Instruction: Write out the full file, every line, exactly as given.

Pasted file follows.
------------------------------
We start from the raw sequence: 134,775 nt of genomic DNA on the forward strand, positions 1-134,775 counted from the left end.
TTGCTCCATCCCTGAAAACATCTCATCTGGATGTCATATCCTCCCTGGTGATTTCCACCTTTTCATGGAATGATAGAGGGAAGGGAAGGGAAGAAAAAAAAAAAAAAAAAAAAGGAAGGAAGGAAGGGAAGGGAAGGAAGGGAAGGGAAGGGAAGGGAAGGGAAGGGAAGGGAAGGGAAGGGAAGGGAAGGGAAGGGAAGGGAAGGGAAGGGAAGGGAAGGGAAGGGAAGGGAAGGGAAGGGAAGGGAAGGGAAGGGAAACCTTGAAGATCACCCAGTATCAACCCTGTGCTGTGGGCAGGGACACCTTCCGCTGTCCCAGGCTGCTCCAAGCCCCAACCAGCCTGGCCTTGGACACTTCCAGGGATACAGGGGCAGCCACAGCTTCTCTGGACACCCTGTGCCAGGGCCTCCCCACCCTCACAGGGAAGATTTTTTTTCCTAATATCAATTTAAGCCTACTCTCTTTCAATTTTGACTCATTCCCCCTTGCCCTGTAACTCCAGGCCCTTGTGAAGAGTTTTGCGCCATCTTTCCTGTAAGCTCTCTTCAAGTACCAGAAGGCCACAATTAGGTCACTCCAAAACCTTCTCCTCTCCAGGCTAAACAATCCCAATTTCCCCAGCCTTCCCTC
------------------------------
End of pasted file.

We start from the raw sequence: 134,775 nt of genomic DNA on the forward strand, positions 1-134,775 counted from the left end.
TTGCTCCATCCCTGAAAACATCTCATCTGGATGTCATATCCTCCCTGGTGATTTCCACCTTTTCATGGAATGATAGAGGGAAGGGAAGGGAAGAAAAAAAAAAAAAAAAAAAAGGAAGGAAGGAAGGGAAGGGAAGGAAGGGAAGGGAAGGGAAGGGAAGGGAAGGGAAGGGAAGGGAAGGGAAGGGAAGGGAAGGGAAGGGAAGGGAAGGGAAGGGAAGGGAAGGGAAGGGAAGGGAAGGGAAGGGAAGGGAAGGGAAACCTTGAAGATCACCCAGTATCAACCCTGTGCTGTGGGCAGGGACACCTTCCGCTGTCCCAGGCTGCTCCAAGCCCCAACCAGCCTGGCCTTGGACACTTCCAGGGATACAGGGGCAGCCACAGCTTCTCTGGACACCCTGTGCCAGGGCCTCCCCACCCTCACAGGGAAGATTTTTTTTCCTAATATCAATTTAAGCCTACTCTCTTTCAATTTTGACTCATTCCCCCTTGCCCTGTAACTCCAGGCCCTTGTGAAGAGTTTTGCGCCATCTTTCCTGTAAGCTCTCTTCAAGTACCAGAAGGCCACAATTAGGTCACTCCAAAACCTTCTCCTCTCCAGGCTAAACAATCCCAATTTCCCCAGCCTTCCCTC